It infuriates me to no end when I hear the following things and I really, really wish they’d drop completely from our language.

“Human pacifier” This statement is the definition of moronic.  The pacifier exists to be a plastic human, not the other way around.  Anyone using this term is either a complete idiot or a complete a**hole.  (This is top of the list because it sparked the list.)

“Self-soothe” What a load of bull.  Most adults I know can’t “self soothe”.  They can cope, because they are physically and mentally able to use a number of coping methods.  They exercise, eat, drink, take drugs, have sex, yell…  I’ve never seen an adult who is overwhelmed, terrified, furious, starving, or exhausted simply buck up and “self soothe”.  They certainly couldn’t do it while locked inside the very thing that is making them so upset.  Yet, we expect a baby who can’t even roll over, let alone run, shag or fix themselves a martini to do it.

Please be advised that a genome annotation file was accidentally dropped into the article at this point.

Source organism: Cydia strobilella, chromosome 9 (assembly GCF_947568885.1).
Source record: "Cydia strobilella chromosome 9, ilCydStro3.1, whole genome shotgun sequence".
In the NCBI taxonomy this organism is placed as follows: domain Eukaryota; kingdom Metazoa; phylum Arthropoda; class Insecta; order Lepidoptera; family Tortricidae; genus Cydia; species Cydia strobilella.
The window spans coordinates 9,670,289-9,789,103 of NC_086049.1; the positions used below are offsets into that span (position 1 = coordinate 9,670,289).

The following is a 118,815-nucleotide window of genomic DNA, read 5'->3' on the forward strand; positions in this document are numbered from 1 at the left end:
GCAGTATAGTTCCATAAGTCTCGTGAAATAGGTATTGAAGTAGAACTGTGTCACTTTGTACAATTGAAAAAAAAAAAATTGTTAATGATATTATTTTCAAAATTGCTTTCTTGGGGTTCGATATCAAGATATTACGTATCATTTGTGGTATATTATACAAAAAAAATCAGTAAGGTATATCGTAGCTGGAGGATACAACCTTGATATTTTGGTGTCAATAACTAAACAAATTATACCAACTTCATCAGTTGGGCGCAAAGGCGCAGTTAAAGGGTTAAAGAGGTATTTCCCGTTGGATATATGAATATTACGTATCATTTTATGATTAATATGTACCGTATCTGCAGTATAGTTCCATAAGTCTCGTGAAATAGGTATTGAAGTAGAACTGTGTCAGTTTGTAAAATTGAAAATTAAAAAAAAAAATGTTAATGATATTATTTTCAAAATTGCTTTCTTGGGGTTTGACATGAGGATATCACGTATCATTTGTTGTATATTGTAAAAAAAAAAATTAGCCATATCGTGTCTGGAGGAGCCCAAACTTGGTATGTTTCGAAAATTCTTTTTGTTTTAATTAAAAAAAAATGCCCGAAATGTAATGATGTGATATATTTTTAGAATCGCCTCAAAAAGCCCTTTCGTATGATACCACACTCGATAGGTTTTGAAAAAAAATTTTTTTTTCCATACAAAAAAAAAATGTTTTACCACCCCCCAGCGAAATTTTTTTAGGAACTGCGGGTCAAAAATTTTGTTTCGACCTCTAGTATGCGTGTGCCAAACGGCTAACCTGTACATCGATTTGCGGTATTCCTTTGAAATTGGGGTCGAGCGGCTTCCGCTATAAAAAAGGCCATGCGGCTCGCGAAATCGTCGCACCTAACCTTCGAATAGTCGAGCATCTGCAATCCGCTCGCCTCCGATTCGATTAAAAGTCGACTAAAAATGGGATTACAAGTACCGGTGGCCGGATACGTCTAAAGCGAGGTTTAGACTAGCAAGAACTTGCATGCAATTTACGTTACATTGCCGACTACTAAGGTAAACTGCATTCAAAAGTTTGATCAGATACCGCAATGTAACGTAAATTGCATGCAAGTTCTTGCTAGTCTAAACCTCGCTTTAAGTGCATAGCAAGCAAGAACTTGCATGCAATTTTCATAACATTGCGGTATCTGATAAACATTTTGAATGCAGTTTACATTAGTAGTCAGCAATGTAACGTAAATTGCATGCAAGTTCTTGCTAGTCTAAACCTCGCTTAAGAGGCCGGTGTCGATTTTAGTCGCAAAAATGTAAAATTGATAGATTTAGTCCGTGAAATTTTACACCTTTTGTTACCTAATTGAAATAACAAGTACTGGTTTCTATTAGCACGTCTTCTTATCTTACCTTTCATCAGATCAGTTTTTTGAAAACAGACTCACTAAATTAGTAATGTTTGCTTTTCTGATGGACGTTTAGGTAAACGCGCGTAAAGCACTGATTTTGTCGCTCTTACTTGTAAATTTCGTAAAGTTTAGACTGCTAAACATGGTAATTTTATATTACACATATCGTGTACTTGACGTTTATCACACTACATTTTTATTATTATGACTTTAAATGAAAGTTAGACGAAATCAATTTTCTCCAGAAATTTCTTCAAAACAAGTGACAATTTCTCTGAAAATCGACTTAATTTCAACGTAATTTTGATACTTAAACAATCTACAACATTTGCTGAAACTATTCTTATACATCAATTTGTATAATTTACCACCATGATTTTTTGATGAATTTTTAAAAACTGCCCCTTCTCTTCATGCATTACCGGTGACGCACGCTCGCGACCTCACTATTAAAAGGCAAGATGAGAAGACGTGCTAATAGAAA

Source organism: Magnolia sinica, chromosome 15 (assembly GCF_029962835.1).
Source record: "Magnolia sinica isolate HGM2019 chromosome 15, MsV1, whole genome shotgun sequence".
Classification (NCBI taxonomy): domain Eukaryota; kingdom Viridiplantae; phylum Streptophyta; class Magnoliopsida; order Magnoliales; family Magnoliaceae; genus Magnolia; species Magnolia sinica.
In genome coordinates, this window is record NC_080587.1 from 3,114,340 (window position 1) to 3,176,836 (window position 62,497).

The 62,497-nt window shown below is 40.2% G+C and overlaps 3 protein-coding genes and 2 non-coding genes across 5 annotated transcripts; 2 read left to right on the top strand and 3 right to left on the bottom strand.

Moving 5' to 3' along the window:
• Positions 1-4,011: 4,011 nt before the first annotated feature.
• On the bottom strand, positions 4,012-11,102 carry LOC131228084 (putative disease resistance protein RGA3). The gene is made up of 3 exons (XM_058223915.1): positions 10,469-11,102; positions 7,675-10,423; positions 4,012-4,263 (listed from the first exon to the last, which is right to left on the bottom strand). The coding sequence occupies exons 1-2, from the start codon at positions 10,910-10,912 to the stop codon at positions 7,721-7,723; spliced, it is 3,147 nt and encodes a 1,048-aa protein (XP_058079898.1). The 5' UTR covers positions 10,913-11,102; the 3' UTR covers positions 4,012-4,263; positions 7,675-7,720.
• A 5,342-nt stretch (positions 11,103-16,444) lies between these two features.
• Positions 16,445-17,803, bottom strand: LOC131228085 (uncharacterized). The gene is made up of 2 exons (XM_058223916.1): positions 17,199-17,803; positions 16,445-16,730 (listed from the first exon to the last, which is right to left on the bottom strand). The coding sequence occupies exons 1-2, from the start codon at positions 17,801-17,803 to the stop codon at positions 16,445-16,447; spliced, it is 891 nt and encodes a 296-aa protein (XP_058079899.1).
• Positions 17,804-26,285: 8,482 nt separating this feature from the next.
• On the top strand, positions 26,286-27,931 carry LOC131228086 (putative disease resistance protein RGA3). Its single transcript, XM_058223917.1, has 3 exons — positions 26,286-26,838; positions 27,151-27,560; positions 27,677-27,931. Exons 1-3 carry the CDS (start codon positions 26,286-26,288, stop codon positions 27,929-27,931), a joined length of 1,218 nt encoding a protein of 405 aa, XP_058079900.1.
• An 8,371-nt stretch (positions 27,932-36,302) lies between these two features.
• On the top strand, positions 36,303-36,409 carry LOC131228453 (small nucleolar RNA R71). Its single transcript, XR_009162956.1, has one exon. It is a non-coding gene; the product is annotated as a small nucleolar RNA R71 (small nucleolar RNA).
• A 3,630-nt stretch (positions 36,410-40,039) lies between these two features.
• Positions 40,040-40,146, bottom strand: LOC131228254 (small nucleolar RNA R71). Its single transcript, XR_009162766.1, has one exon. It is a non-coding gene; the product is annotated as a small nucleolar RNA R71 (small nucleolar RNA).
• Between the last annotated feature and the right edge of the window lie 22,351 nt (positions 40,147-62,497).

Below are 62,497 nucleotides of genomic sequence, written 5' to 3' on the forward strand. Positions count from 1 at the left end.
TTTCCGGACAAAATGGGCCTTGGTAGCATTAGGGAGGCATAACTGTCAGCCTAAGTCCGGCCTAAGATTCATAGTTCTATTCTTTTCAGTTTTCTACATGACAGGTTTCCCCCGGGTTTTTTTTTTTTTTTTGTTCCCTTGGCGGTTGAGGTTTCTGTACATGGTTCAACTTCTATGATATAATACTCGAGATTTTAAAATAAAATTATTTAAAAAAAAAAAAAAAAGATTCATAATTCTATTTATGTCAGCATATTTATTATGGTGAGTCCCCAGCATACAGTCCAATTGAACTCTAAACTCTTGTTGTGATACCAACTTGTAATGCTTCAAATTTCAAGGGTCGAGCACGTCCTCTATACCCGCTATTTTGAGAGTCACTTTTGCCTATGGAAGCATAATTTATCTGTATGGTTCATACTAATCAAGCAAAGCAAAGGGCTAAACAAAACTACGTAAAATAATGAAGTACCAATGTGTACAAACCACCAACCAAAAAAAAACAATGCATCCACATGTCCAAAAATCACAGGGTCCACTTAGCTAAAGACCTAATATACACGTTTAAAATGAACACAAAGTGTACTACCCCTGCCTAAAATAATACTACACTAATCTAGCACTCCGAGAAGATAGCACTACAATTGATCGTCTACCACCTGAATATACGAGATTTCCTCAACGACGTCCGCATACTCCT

“They’ll NEVER learn to sleep by themselves” Why is this skill considered to be so different than others?  People don’t walk around moaning that a 12 month old who doesn’t walk yet surely NEVER will just because another baby had already mastered it.  That would be ridiculous.  We know it takes time to learn to walk alone, and that every baby takes a different amount of time.  And why do we put so much emphasis on teaching the skill of independent sleep that we’re willing to do it so harshly?  I’ve never seen anyone put a preschooler on a 10-speed road bike without training wheels because otherwise they’ll NEVER learn to ride a bike without “props”.  Yet I hear parents talk proudly about how they lock their kids in solitary confinement in a bare crib upwards of 15 hours per day (62% of baby’s life!) for that very reason.  Ludicrous.

“Tit” Let’s get this one straight once and for all, people.  This word is VULGAR slang for a breast and it has a SEXUAL connotation.  If you use this word in connection to breastfeeding, you’re implying that the breastfeeder is engaging sexually with the nursling.  I do not “whip my tit out” to feed my baby, my baby does not “suck on my tit”.  We (breastfeeders) are not pedophiles, we’re just mammals.  If you don’t like it, feel free to join another taxonomic group.

How about you, what are the drive-you-crazy words/tips/terms you hear about parenting?